We’re approaching the end of a bloody century plagued by a terrible political invention — totalitarianism. Optimism comes less easily today, not because democracy is less vigorous, but because democracy’s enemies have refined their instruments of repression. Yet optimism is in order, because day by day democracy is proving itself to be a not-at-all-fragile flower. From Stettin on the Baltic to Varna on the Black Sea, the regimes planted by totalitarianism have had more than 30 years to establish their legitimacy. But none — not one regime — has yet been able to risk free elections. Regimes planted by bayonets do not take root.

It’s hard to imagine any American politician employing (or even having the capacity for) this kind of oratory today, with its understated echoes of Churchill, its elegant use of metaphor, its philosophical appreciation of the inner weakness of all dictatorships, its accurate prediction that free societies would ultimately endure while Marxist ones were headed for the “ash heap of history.” Perhaps the right measure of American culture in the early 1980s is that such a speech would be understood by a broad, and broadly educated, public. It was the kind of public that could turn My Dinner with Andre into a sleeper hit.

Some 40 years later came that dinner with Kanye.

Not everything that happened in American culture in the intervening decades was bad. Cities (at least until a couple of years ago) became safer and more livable. Women, minorities, and openly gay people rose to positions of influence and power. New industries, based on technologies barely conceivable in the early ’80s, were born and flourished. We lofted telescopes that stretched our vistas to the end of space and the beginning of time.

But bad things happened, too — six things in particular. We became ignorant. We became coarse. We devalued the notion of intellectual merit. We became obsessed with identity. We became addicted to outrage. And we got used to it all.

But for all the culture’s troubles, it was still one that had an instinctive reverence for the power of language, the life of the mind, the world of ideas.

Ignorance: Until the 1970s, American grade schools led the world in educational attainment. No longer. Among Millennials, our literacy scores rank fourth from last among the world’s developed nations. As for numeracy: dead last. “Whereas students in the 12th grade used to read at the 12th-grade level, our reading experts tell us that a large fraction, probably a majority, of our high school graduates read at 7th- or 8th-grade level now,” the education expert Marc Tucker wrote in 2015. “Similarly, we have learned that the same high school graduates are not being asked to do high school math in our open-admissions colleges and many other colleges because they cannot do it, and are having a hard time with middle school math when they get to college.”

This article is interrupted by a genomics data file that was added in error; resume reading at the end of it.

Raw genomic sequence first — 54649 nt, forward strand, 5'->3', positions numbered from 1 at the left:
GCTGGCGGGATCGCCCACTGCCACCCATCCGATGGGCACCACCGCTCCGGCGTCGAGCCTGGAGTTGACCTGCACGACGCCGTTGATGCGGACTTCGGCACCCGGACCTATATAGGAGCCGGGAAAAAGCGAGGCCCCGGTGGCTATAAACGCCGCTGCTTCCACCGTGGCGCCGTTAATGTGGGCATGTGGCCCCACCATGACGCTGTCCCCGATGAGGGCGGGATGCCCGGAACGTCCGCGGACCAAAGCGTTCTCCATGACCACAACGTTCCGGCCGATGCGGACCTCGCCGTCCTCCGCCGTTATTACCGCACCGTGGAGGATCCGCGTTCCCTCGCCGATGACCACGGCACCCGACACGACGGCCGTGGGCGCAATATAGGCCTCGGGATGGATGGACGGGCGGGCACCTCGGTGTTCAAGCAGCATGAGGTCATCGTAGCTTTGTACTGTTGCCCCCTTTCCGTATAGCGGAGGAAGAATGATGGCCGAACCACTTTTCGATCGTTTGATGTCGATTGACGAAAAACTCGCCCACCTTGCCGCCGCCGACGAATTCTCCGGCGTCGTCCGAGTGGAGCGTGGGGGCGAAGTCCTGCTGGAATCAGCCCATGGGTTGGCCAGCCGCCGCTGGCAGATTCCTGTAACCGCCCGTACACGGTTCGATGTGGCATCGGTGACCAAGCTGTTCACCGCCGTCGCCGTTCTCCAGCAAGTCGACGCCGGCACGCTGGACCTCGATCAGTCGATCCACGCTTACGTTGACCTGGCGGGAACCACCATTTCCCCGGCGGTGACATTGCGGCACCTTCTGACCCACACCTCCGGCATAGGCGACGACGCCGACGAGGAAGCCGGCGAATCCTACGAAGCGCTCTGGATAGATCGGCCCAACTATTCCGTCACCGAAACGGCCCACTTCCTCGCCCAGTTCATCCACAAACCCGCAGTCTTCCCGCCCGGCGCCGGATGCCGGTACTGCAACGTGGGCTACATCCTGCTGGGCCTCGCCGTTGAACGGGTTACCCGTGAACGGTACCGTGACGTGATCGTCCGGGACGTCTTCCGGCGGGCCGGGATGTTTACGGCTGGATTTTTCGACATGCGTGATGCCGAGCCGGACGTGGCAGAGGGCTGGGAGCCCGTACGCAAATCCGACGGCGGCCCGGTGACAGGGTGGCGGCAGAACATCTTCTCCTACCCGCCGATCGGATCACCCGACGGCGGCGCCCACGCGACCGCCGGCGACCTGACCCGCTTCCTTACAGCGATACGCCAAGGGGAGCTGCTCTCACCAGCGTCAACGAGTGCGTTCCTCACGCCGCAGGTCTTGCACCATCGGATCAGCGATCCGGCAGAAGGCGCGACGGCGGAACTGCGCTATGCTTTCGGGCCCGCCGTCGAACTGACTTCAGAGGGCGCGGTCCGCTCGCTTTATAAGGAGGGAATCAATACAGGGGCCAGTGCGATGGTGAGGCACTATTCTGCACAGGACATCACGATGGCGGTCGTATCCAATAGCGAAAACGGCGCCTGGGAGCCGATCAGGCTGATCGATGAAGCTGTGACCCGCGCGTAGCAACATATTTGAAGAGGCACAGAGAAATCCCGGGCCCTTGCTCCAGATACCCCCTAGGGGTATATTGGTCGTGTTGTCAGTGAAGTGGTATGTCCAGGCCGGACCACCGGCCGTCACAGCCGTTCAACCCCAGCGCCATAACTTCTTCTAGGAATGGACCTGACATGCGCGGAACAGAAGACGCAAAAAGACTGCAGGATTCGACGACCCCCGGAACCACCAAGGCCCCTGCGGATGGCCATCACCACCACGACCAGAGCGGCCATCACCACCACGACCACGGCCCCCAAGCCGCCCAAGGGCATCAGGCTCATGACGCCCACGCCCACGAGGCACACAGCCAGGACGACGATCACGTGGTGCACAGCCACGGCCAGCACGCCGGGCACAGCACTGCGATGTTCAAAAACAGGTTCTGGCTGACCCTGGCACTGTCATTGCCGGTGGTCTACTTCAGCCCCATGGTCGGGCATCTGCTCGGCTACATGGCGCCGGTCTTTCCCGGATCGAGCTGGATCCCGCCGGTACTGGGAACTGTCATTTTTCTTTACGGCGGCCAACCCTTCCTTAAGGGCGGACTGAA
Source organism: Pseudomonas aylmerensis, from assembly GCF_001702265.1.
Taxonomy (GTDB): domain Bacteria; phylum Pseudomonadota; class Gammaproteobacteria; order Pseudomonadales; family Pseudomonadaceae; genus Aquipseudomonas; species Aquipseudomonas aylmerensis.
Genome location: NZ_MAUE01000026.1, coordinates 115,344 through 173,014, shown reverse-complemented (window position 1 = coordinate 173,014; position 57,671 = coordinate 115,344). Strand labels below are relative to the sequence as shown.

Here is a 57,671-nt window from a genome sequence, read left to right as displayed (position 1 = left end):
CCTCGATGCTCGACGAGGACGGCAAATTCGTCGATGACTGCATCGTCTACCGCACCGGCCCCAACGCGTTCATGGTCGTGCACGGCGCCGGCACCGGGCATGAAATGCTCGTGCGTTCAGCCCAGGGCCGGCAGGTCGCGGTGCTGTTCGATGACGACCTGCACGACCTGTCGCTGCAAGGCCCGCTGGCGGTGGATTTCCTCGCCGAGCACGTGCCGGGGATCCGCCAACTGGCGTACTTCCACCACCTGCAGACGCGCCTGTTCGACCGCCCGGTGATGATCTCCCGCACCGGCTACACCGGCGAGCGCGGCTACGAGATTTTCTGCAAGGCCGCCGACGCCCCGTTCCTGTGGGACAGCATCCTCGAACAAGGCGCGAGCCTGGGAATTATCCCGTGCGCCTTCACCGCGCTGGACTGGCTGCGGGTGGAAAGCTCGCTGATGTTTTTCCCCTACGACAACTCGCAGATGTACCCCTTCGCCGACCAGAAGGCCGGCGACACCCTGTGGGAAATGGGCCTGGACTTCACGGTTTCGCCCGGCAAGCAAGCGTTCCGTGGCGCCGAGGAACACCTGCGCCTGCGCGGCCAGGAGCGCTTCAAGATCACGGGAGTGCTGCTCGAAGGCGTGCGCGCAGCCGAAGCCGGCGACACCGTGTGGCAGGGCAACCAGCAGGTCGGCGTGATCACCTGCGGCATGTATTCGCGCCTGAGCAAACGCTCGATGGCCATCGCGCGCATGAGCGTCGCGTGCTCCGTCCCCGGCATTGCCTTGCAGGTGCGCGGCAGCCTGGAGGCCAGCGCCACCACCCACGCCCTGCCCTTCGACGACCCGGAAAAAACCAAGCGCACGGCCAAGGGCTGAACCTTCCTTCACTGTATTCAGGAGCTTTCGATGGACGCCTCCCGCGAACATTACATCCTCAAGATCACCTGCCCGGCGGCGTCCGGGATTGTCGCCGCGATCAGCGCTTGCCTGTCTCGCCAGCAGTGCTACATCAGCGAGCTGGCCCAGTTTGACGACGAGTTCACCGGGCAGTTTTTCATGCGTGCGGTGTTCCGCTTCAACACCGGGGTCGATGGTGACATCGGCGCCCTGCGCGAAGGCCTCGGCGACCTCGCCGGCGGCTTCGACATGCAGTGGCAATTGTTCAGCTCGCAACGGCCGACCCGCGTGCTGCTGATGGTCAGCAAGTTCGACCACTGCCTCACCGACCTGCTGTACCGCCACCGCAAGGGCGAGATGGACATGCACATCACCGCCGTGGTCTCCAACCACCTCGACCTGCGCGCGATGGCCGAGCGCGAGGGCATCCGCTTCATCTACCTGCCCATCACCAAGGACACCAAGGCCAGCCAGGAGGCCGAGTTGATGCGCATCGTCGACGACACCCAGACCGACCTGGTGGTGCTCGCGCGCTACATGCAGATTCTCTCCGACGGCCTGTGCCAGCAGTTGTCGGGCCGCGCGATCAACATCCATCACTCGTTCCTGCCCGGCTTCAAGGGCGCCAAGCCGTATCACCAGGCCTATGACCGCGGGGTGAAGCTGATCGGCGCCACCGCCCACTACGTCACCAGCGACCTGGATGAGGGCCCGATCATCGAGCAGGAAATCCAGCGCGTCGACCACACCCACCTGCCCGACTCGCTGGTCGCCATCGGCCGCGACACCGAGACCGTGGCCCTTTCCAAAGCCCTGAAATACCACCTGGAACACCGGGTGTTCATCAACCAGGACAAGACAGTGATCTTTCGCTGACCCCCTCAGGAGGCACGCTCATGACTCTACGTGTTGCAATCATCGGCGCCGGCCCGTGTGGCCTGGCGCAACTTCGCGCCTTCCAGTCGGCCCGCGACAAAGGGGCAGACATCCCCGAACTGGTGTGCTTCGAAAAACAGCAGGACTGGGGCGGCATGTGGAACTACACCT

Coarseness: In 2021, around the time that Dr. Seuss’s publisher was pulling If I Ran a Zoo and several other of his titles from their catalogue over purportedly insensitive imagery, the No. 1 song in America was Cardi B’s “WAP.” It stands for . . . look it up. Children today frequently learn what they know — or think they know — about sex from hard-core pornography. Bill Clinton normalized sexually predatory behavior by a president, though the fact wasn’t fully acknowledged until 20 years later, when Donald Trump normalized sexually predatory behavior by a presidential candidate.

Intellectual merit: The things American culture seems to value most today are self-expression, diversity, inclusion, participation, feeling “safe,” and social justice. These are not necessarily bad values. But, outside certain fields, the mid-century notion that top spots at elite institutions should go to the brightest and most capable people now seems quaint at best. As a result, these institutions, particularly in cultural spheres, are staffed and led by people who owe their position to a self-perpetuating, left-leaning system of race, gender, and ethnic quotas. On the opposite end of the political spectrum, intellectual achievement is often viewed with automatic suspicion, as if a degree from an elite university is evidence of cultural or moral unreliability.

Identity politics: The devaluation of intellectual merit is positively correlated with the rise of identity politics as the entrance requirement into an ever-growing number of conversations, opportunities, and positions in American life. “As a person of X, I think Y” has become the way in which many people now give themselves permission to speak. At the same time, it is also the mechanism by which people are denied that permission: A novelist who is not, say, Hispanic, had better not write a book with Hispanic characters, even heroic ones, if he or she hopes to get it published. Further: The weaponization of identity politics now works to silence not just speech but also, increasingly, thought, imagination, and empathy. That weaponization also finds echoes on the right, which is playing catch-up with the kind of repulsive identity politics typified by the “White Lives Matter” tropes favored by the likes of Tucker Carlson.